Stark inequalities in education remain between the rich and poor states. The southern states of Nigeria tend to have higher school enrolment and learning outcomes than northern states. Inequities between rural and urban areas also persist. Gender imbalances have narrowed but have not disappeared – the ratio of girls to boys enrolled in primary school rose from 0.83 in 2008 to 0.95 in 2017.

Public education spending is far below global benchmarks. Nigeria spends less than 6% of GDP on education, compared to the international target of 15% – 20%. Total public expenditure per pupil is less than USD 150 annually, which covers salaries but leaves little for maintenance, facilities, textbooks, etc.

This analysis shows that while some strides have been made, Nigeria’s education system currently falls far short of its needs and potential. Massive investments and reforms will be needed to build the workforce required for 21st-century economic success. Significant progress will only come through concerted long-term efforts by policymakers over multiple years and decades.

Challenges Facing the Education System

A variety of interlinked forces have hampered the development of education in Nigeria. Tackling these challenges must be the first order of business.

Insufficient funding and budgetary allocation are major issues. As highlighted earlier, Nigeria spends a very small share of GDP on education compared to international standards, and in per capita terms, the budget is wholly inadequate. Increased funding is vital for hiring competent teachers, purchasing learning materials, improving infrastructure and facilities, and raising quality.

Misallocation of resources worsens funding constraints. A disproportionate 75% of the education budget goes to recurrent spending on overhead and salaries, leaving only 25% for capital expenditure. teacher absenteeism. There are often delays in the release of budgeted funds to schools due to red tape. Padding of nominal rolls with ghost teachers and corruption divert resources from classrooms.

Deficiencies in quality teaching force persist. Teacher absenteeism is rampant, estimated to be as high as 40% on average. Teaching is not seen as an attractive profession, with poor salaries and limited incentives for performance. Many teachers lack sufficient subject knowledge, especially in STEM fields. Regular training programs to upgrade pedagogical skills are absent. Fixing these issues requires major reforms in teacher management.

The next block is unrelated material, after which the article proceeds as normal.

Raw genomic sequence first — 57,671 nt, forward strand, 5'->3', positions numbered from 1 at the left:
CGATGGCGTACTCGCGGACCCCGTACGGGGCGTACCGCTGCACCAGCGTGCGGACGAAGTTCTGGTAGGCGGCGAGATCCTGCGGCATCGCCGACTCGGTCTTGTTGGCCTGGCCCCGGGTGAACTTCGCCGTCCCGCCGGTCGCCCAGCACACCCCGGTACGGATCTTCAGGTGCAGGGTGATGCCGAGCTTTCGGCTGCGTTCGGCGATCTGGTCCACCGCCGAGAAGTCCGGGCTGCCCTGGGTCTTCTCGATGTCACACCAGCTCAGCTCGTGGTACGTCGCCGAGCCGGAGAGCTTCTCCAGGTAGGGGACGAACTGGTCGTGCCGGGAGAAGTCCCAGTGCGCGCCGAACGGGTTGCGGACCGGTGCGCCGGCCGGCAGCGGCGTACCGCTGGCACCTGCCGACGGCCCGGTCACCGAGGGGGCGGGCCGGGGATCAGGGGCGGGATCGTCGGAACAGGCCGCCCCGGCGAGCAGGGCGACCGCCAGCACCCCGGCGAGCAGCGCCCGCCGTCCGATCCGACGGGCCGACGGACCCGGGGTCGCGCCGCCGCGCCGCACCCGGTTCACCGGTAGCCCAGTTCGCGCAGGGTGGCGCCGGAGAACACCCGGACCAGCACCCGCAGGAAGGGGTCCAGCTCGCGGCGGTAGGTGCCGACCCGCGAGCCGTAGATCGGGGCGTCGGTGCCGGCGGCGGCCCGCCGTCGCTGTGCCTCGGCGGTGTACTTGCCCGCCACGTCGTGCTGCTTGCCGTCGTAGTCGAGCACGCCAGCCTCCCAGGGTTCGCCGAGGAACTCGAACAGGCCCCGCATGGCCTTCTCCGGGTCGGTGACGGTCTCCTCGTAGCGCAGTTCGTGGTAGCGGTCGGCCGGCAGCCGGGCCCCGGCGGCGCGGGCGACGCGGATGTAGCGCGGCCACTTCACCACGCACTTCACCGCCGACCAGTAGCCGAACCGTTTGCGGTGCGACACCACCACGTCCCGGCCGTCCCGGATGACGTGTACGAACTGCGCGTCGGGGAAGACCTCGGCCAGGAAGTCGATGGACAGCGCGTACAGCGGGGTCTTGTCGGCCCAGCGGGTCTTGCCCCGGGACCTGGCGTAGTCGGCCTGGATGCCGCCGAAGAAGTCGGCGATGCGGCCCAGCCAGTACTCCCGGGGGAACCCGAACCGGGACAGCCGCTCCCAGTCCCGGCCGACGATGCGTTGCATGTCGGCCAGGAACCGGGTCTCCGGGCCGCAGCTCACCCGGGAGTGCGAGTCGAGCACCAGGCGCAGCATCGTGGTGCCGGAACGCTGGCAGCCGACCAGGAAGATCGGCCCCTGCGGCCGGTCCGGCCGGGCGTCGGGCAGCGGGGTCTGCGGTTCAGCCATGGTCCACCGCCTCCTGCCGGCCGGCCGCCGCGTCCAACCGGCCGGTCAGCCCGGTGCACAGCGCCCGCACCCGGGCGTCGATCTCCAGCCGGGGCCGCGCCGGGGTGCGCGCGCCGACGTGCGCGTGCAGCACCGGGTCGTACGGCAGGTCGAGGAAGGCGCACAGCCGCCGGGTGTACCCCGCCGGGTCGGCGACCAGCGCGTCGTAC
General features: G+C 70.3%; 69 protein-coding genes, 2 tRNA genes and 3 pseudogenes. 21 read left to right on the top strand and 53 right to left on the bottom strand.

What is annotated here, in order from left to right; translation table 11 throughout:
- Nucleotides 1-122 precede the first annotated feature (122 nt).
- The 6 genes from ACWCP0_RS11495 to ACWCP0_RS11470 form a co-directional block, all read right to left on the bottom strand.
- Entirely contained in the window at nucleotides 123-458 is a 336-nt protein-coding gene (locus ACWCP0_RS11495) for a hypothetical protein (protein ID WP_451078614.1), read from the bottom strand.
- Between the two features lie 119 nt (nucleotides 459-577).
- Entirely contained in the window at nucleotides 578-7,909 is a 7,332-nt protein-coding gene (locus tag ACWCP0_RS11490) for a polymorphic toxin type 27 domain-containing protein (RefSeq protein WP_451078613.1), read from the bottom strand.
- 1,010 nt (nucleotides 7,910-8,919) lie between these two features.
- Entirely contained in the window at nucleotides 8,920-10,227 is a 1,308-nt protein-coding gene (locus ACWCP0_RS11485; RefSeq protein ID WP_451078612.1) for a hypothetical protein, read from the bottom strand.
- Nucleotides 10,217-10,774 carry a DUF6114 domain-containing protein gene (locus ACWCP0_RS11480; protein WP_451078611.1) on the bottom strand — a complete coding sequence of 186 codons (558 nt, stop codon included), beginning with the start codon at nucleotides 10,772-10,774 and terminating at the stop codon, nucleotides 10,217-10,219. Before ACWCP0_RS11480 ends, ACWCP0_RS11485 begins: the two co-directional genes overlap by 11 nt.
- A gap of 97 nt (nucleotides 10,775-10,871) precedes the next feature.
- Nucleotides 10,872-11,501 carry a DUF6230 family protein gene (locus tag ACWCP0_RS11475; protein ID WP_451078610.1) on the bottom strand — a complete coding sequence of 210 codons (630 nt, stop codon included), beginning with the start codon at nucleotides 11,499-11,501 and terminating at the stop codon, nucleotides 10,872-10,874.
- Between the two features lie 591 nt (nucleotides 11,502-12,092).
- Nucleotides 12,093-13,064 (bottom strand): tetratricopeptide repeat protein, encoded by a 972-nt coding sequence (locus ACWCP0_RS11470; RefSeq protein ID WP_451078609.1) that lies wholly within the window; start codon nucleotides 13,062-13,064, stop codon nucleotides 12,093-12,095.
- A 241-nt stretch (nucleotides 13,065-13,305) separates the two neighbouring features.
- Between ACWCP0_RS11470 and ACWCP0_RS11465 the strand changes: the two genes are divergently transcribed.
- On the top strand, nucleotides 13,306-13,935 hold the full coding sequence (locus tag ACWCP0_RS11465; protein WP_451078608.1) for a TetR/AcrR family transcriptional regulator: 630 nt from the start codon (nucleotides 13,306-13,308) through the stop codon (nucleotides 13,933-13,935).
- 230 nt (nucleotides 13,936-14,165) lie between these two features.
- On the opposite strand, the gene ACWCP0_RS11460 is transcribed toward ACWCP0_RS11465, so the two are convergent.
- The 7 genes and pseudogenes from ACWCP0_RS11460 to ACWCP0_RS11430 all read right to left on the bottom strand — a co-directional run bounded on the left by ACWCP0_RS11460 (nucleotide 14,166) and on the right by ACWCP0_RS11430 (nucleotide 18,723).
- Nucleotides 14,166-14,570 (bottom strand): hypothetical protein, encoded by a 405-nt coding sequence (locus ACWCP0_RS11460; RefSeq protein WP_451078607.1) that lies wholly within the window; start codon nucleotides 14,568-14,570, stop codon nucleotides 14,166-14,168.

The curriculum fails to provide job-relevant skills. Secondary and tertiary curriculums remain overly focused on abstract concepts and theoretical knowledge. Vocational training and the development of practical skills get relatively little emphasis. Bringing education and employment goals into alignment will involve updating learning objectives.

Inadequate education sector management and supervision. Weak institutional capacity plagues education departments across federal, state and local governments. There is a lack of data-driven monitoring and accountability. Greater delegation of control from federal to state and local authorities can improve administration.

Cultural barriers impede the education of girls. Early marriage, poverty, and patriarchal social norms constrain educational access for girls, especially in northern Nigeria. 34% of girls are married before the age of 18. Scholarships, awareness programs, and recruitment of female teachers are needed to drive progress.

This list highlights that Nigeria faces a range of complex, interlinked challenges spanning funding, governance, teaching quality, infrastructure, and more. But the good news is that many other developing countries have successfully overcome similar problems. By learning from global best practices and implementing careful reforms, Nigeria can make great strides.

Policy Recommendations for Improving the Education System

  • Substantially increase public expenditure on education: As an urgent priority, spending on education needs to rise from 6% to at least 15% of GDP, in line with global benchmarks. The increased resources should be allocated towards improving school infrastructure, purchasing textbooks/technology, training and support for teachers, and scholarships for disadvantaged students.
  • Enhance budget efficiency: Eliminate corruption and ghost workers to free up resources lost to waste and fraud. Improve the balance between capital vs. recurrent spending from 25:75 to 40:60, to create fiscal space for investment. Decentralize more budget authority to the state and local levels.
  • Launch extensive school building and rehabilitation programs: To accommodate Nigeria’s rapidly growing youth population, investment is urgently needed in school infrastructure – especially classrooms, furniture, toilets, and electricity. A major nationwide drive should be launched to modernize the physical facilities at primary and secondary schools.